Letter Opposing Repeal of ESSA Accountability Regulation

Media 02.6,17

Recipient: U.S. House of Representatives

View the PDF of this letter here.

Dear Representative,       

On behalf of The Leadership Conference on Civil and Human Rights and the 29 undersigned organizations, we urge you to oppose H.J. Res. 57 and to support continued implementation of the bipartisan Every Student Succeeds Act (ESSA). In order for the latest reauthorization of the Elementary and Secondary Education Act of 1965 to fulfill its purpose as a civil rights law and for implementation to comply with the requirements Congress set forth, federal oversight is critical. The underlying accountability and state plan regulation will help states, districts, and schools to faithfully implement the law and meet their legal obligations to historically marginalized groups of students including students of color, students with disabilities, and students who are English learners, immigrants, girls, Native American, LGBTQ or low-income. Congress should reject the effort to overturn these regulations under the Congressional Review Act (CRA) and should preserve critical protections for marginalized students.

Over the course of legislative debate in 2015, Congress reached several compromises which enshrined both meaningful guardrails and state flexibility into the new law. It was these compromises – the allowance of flexibility while still maintaining core principles of fiscal responsibility and protections for marginalized students – which led to the passage of the ESSA. At the core is an offer to states – federal funding in exchange for compliance with requirements regarding accountability, protections for students, and fiscal responsibility. States must not be permitted to take federal funds while flouting the law’s mandates. The accountability and state plan regulation provides clarification and timelines which will support the vital role of the U.S. Department of Education in ensuring that states hold up their end of that deal.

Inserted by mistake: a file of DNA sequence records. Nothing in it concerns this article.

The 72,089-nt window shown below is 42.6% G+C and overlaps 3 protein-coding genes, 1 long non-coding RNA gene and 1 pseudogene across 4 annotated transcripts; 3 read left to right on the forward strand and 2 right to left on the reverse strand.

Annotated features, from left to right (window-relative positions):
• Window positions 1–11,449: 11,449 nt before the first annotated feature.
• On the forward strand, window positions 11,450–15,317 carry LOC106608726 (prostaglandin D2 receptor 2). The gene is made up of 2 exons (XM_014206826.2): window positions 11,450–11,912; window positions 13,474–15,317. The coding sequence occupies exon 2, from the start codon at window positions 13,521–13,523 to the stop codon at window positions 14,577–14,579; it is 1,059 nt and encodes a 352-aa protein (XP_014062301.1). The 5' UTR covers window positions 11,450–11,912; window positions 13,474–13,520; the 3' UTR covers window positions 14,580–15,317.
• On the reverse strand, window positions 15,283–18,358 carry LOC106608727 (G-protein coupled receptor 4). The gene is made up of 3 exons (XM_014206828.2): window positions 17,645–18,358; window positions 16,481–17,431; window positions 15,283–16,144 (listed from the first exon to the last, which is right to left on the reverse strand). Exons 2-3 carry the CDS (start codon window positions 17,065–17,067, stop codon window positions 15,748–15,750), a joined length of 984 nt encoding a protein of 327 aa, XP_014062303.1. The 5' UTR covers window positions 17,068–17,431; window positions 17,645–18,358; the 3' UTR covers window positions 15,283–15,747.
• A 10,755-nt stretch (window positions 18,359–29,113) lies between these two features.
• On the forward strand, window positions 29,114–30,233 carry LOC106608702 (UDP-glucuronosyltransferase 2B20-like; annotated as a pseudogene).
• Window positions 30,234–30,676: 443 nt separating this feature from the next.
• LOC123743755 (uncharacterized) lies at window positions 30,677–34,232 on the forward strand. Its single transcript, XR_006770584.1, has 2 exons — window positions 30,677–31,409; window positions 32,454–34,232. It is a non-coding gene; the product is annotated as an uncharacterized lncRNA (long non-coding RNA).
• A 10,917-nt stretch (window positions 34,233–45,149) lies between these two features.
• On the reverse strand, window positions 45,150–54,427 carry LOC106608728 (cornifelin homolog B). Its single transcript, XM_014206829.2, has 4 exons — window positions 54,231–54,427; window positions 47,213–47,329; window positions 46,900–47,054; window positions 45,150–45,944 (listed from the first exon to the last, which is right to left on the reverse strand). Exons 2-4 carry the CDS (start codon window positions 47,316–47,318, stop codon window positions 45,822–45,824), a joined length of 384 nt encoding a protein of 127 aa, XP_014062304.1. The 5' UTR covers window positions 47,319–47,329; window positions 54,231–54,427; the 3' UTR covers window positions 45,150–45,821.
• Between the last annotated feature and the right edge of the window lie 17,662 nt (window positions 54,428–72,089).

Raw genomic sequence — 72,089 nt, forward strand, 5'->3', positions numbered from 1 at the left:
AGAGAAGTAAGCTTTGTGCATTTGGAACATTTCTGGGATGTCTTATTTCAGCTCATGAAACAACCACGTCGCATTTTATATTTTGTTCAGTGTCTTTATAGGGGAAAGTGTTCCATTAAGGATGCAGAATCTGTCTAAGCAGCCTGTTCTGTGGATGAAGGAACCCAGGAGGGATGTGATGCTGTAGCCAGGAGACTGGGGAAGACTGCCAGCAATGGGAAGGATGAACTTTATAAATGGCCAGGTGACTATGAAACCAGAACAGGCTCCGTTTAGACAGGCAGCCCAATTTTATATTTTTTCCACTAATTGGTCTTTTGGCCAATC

The process of soliciting public feedback on potential ESSA regulations began long before a draft rule was even published. On December 22, 2015 the Department of Education issued a request for information and noticed two public meetings, “soliciting advice and recommendations from interested parties prior to publishing proposed regulations.” Then, when draft rules were issued more than five months later, the agency received over 21,000 public comments in response to the notice of proposed rulemaking. After considering the voluminous feedback, the Department of Education issued a final rule on November 29, 2016. This robust and transparent engagement process was appropriate and needed – questions regarding the responsible use of federal funds and the need to ensure that every student succeeds generate considerable interest. Support for the CRA and discarding this important regulation diminishes the important time and thought dedicated to this process, and the voices of parents, students, advocates, educators and others who have sought to be heard. 

ESSA can and should, “provide all children significant opportunity to receive a fair, equitable, and high-quality education, and to close educational achievement gaps.”  These lofty objectives, however, require vigilance and oversight by the Department of Education and support from Members of Congress. We urge you to oppose this resolution and to allow for the continued implementation of the law. Should you have any questions, please reach out to Liz King, Leadership Conference director of education policy, at [email protected] or (202) 466-0087.




The Leadership Conference on Civil and Human Rights

Alliance for Excellent Education

Association of University Centers on Disabilities

Children’s Defense Fund

Council of Parent Attorneys and Advocates

Democrats for Education Reform

Disability Rights Education & Defense Fund


The Education Trust

Judge David L. Bazelon Center for Mental Health Law

League of United Latin American Citizens



NAACP Legal Defense and Educational Fund, Inc.

National Association of Councils on Developmental Disabilities

National Center for Learning Disabilities

National Council of La Raza

National Disability Rights Network

National Down Syndrome Congress

National Indian Education Association

National Urban League

National Women’s Law Center

New Leaders


Southeast Asia Resource Action Center (SEARAC)

Stand for Children

Teach For America

Teach Plus